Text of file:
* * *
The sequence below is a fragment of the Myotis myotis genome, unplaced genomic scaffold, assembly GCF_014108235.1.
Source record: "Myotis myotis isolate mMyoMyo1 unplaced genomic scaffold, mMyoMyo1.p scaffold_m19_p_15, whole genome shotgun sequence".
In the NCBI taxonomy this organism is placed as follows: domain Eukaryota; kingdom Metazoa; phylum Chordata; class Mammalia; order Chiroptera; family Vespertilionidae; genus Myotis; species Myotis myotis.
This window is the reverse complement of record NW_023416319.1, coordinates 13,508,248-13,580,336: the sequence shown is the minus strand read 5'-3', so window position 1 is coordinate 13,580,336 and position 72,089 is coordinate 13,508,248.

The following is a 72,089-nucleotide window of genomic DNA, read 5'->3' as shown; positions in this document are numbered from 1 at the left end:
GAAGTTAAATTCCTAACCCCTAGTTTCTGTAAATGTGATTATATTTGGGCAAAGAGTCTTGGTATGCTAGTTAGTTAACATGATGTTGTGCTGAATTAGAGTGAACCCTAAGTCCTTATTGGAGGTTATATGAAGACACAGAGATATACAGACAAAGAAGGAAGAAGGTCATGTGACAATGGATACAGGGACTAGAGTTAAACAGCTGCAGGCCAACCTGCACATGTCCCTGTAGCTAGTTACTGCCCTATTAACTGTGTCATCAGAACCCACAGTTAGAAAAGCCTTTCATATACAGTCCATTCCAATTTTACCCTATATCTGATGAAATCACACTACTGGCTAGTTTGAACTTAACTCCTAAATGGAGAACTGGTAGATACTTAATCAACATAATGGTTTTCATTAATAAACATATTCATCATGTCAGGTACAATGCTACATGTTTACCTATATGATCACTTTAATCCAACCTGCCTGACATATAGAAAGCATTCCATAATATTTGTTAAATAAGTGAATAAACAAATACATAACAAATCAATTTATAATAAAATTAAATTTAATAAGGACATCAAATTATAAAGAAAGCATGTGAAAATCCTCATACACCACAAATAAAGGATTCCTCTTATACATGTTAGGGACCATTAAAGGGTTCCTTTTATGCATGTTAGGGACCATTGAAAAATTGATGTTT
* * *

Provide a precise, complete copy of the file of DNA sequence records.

The sequence below is a fragment of the Myotis myotis genome, unplaced genomic scaffold, assembly GCF_014108235.1.
Source record: "Myotis myotis isolate mMyoMyo1 unplaced genomic scaffold, mMyoMyo1.p scaffold_m19_p_15, whole genome shotgun sequence".
In the NCBI taxonomy this organism is placed as follows: domain Eukaryota; kingdom Metazoa; phylum Chordata; class Mammalia; order Chiroptera; family Vespertilionidae; genus Myotis; species Myotis myotis.
This window is the reverse complement of record NW_023416319.1, coordinates 13,508,248-13,580,336: the sequence shown is the minus strand read 5'-3', so window position 1 is coordinate 13,580,336 and position 72,089 is coordinate 13,508,248.

The following is a 72,089-nucleotide window of genomic DNA, read 5'->3' as shown; positions in this document are numbered from 1 at the left end:
GAAGTTAAATTCCTAACCCCTAGTTTCTGTAAATGTGATTATATTTGGGCAAAGAGTCTTGGTATGCTAGTTAGTTAACATGATGTTGTGCTGAATTAGAGTGAACCCTAAGTCCTTATTGGAGGTTATATGAAGACACAGAGATATACAGACAAAGAAGGAAGAAGGTCATGTGACAATGGATACAGGGACTAGAGTTAAACAGCTGCAGGCCAACCTGCACATGTCCCTGTAGCTAGTTACTGCCCTATTAACTGTGTCATCAGAACCCACAGTTAGAAAAGCCTTTCATATACAGTCCATTCCAATTTTACCCTATATCTGATGAAATCACACTACTGGCTAGTTTGAACTTAACTCCTAAATGGAGAACTGGTAGATACTTAATCAACATAATGGTTTTCATTAATAAACATATTCATCATGTCAGGTACAATGCTACATGTTTACCTATATGATCACTTTAATCCAACCTGCCTGACATATAGAAAGCATTCCATAATATTTGTTAAATAAGTGAATAAACAAATACATAACAAATCAATTTATAATAAAATTAAATTTAATAAGGACATCAAATTATAAAGAAAGCATGTGAAAATCCTCATACACCACAAATAAAGGATTCCTCTTATACATGTTAGGGACCATTAAAGGGTTCCTTTTATGCATGTTAGGGACCATTGAAAAATTGATGTTT